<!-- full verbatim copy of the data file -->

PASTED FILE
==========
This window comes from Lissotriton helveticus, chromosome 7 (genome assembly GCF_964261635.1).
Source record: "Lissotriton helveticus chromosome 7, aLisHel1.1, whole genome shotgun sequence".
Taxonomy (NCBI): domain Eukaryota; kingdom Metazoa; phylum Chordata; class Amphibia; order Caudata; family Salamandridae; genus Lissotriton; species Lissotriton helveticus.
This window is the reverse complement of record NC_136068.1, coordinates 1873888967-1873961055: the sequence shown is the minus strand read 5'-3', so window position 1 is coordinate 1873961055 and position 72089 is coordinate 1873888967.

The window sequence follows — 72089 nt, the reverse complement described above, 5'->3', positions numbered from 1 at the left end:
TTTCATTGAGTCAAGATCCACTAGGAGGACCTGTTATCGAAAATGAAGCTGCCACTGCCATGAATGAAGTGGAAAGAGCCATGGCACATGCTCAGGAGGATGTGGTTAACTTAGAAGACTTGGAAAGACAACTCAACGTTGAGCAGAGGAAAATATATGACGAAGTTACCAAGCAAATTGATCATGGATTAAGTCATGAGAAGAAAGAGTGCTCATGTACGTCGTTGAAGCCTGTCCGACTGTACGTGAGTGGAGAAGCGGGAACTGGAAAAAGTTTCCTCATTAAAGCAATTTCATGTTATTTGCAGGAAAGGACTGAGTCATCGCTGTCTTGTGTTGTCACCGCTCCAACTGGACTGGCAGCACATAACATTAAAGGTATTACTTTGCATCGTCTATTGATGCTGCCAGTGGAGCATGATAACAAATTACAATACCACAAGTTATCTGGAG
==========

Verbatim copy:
This window comes from Lissotriton helveticus, chromosome 7 (genome assembly GCF_964261635.1).
Source record: "Lissotriton helveticus chromosome 7, aLisHel1.1, whole genome shotgun sequence".
Taxonomy (NCBI): domain Eukaryota; kingdom Metazoa; phylum Chordata; class Amphibia; order Caudata; family Salamandridae; genus Lissotriton; species Lissotriton helveticus.
This window is the reverse complement of record NC_136068.1, coordinates 1873888967-1873961055: the sequence shown is the minus strand read 5'-3', so window position 1 is coordinate 1873961055 and position 72089 is coordinate 1873888967.

The window sequence follows — 72089 nt, the reverse complement described above, 5'->3', positions numbered from 1 at the left end:
TTTCATTGAGTCAAGATCCACTAGGAGGACCTGTTATCGAAAATGAAGCTGCCACTGCCATGAATGAAGTGGAAAGAGCCATGGCACATGCTCAGGAGGATGTGGTTAACTTAGAAGACTTGGAAAGACAACTCAACGTTGAGCAGAGGAAAATATATGACGAAGTTACCAAGCAAATTGATCATGGATTAAGTCATGAGAAGAAAGAGTGCTCATGTACGTCGTTGAAGCCTGTCCGACTGTACGTGAGTGGAGAAGCGGGAACTGGAAAAAGTTTCCTCATTAAAGCAATTTCATGTTATTTGCAGGAAAGGACTGAGTCATCGCTGTCTTGTGTTGTCACCGCTCCAACTGGACTGGCAGCACATAACATTAAAGGTATTACTTTGCATCGTCTATTGATGCTGCCAGTGGAGCATGATAACAAATTACAATACCACAAGTTATCTGGAG